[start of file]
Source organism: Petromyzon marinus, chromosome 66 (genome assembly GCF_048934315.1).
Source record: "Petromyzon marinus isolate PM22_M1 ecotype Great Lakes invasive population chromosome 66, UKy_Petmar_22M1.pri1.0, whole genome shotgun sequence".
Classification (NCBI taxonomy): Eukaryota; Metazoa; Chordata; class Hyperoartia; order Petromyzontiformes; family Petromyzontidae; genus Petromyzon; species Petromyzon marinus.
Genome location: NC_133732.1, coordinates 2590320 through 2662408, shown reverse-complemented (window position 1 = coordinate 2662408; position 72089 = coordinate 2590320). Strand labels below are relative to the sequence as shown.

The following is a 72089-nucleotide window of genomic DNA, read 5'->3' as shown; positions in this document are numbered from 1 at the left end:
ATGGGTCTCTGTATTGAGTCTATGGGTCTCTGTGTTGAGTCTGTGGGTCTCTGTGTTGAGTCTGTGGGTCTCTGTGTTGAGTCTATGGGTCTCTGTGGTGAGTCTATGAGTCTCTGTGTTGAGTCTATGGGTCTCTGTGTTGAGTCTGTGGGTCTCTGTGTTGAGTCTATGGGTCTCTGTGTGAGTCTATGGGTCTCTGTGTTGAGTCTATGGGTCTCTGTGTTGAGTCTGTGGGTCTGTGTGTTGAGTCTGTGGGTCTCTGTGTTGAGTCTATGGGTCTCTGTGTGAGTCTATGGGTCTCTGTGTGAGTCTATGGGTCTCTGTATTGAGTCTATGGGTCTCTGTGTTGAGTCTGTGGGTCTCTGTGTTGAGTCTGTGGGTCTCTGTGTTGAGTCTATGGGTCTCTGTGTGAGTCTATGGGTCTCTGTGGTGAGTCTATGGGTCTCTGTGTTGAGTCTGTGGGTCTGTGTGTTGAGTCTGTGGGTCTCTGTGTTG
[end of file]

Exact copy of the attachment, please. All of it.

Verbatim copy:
Source organism: Petromyzon marinus, chromosome 66 (genome assembly GCF_048934315.1).
Source record: "Petromyzon marinus isolate PM22_M1 ecotype Great Lakes invasive population chromosome 66, UKy_Petmar_22M1.pri1.0, whole genome shotgun sequence".
Classification (NCBI taxonomy): Eukaryota; Metazoa; Chordata; class Hyperoartia; order Petromyzontiformes; family Petromyzontidae; genus Petromyzon; species Petromyzon marinus.
Genome location: NC_133732.1, coordinates 2590320 through 2662408, shown reverse-complemented (window position 1 = coordinate 2662408; position 72089 = coordinate 2590320). Strand labels below are relative to the sequence as shown.

The following is a 72089-nucleotide window of genomic DNA, read 5'->3' as shown; positions in this document are numbered from 1 at the left end:
ATGGGTCTCTGTATTGAGTCTATGGGTCTCTGTGTTGAGTCTGTGGGTCTCTGTGTTGAGTCTGTGGGTCTCTGTGTTGAGTCTATGGGTCTCTGTGGTGAGTCTATGAGTCTCTGTGTTGAGTCTATGGGTCTCTGTGTTGAGTCTGTGGGTCTCTGTGTTGAGTCTATGGGTCTCTGTGTGAGTCTATGGGTCTCTGTGTTGAGTCTATGGGTCTCTGTGTTGAGTCTGTGGGTCTGTGTGTTGAGTCTGTGGGTCTCTGTGTTGAGTCTATGGGTCTCTGTGTGAGTCTATGGGTCTCTGTGTGAGTCTATGGGTCTCTGTATTGAGTCTATGGGTCTCTGTGTTGAGTCTGTGGGTCTCTGTGTTGAGTCTGTGGGTCTCTGTGTTGAGTCTATGGGTCTCTGTGTGAGTCTATGGGTCTCTGTGGTGAGTCTATGGGTCTCTGTGTTGAGTCTGTGGGTCTGTGTGTTGAGTCTGTGGGTCTCTGTGTTG